Regions will likely harmonize efforts on potential COVID-19 vaccines, says WHO scientist


NEW DELHI | JULY 24, 2020:

The Chief Scientist of the World Health Organization (WHO), Soumya Swaminathan, on July 24, informed that regions will likely harmonize efforts on potential COVID-19 vaccines to speed up their approvals once they become available.

Swaminathan also mentioned that testing the vaccine for safety and efficacy usually takes a year but with the ongoing pandemic, it could be accelerated to six months if data satisfied regulators have enough information to issue the approvals.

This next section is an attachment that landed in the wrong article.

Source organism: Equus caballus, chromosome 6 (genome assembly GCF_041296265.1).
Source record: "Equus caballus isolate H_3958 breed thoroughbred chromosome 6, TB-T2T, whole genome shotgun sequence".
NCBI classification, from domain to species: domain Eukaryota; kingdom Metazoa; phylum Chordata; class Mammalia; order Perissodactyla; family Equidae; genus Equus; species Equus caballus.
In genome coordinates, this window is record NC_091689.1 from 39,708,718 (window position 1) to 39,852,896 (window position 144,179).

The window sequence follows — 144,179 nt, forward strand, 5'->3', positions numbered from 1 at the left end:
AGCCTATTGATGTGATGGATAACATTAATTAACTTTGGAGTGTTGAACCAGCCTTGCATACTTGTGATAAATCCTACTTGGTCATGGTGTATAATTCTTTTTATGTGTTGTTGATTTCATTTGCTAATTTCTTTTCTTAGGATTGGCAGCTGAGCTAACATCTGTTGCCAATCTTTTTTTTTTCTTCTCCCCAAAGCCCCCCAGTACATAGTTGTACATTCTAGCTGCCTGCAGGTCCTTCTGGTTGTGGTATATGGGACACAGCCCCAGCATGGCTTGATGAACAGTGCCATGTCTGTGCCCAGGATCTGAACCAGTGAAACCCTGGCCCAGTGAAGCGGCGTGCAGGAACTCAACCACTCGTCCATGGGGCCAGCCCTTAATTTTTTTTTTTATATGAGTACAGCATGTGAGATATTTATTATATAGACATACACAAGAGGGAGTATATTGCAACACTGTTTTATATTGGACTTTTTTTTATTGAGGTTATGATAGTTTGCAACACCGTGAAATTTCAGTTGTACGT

However, she emphasized the importance of safety.

"Speed is important, but it cannot come at the cost of compromising on the safety or efficacy standards," she said.

The first vaccine is not going to be rushed into injecting millions of people without having established the fact whether it's protecting the people and whether it is safe enough for use in large populations.

To approve a vaccine, developers will have to follow trial participants for months.

Swaminathan stated that the protection should be as high as possible, with stats ranging from 80 per cent to 90 per cent.

However, Swaminathan cautioned that only a small number of potential COVID-19 vaccines are likely to make it through.

"We have a very robust pipeline of vaccine candidates, which is excellent because normally the success rate is around 10 per cent," she said.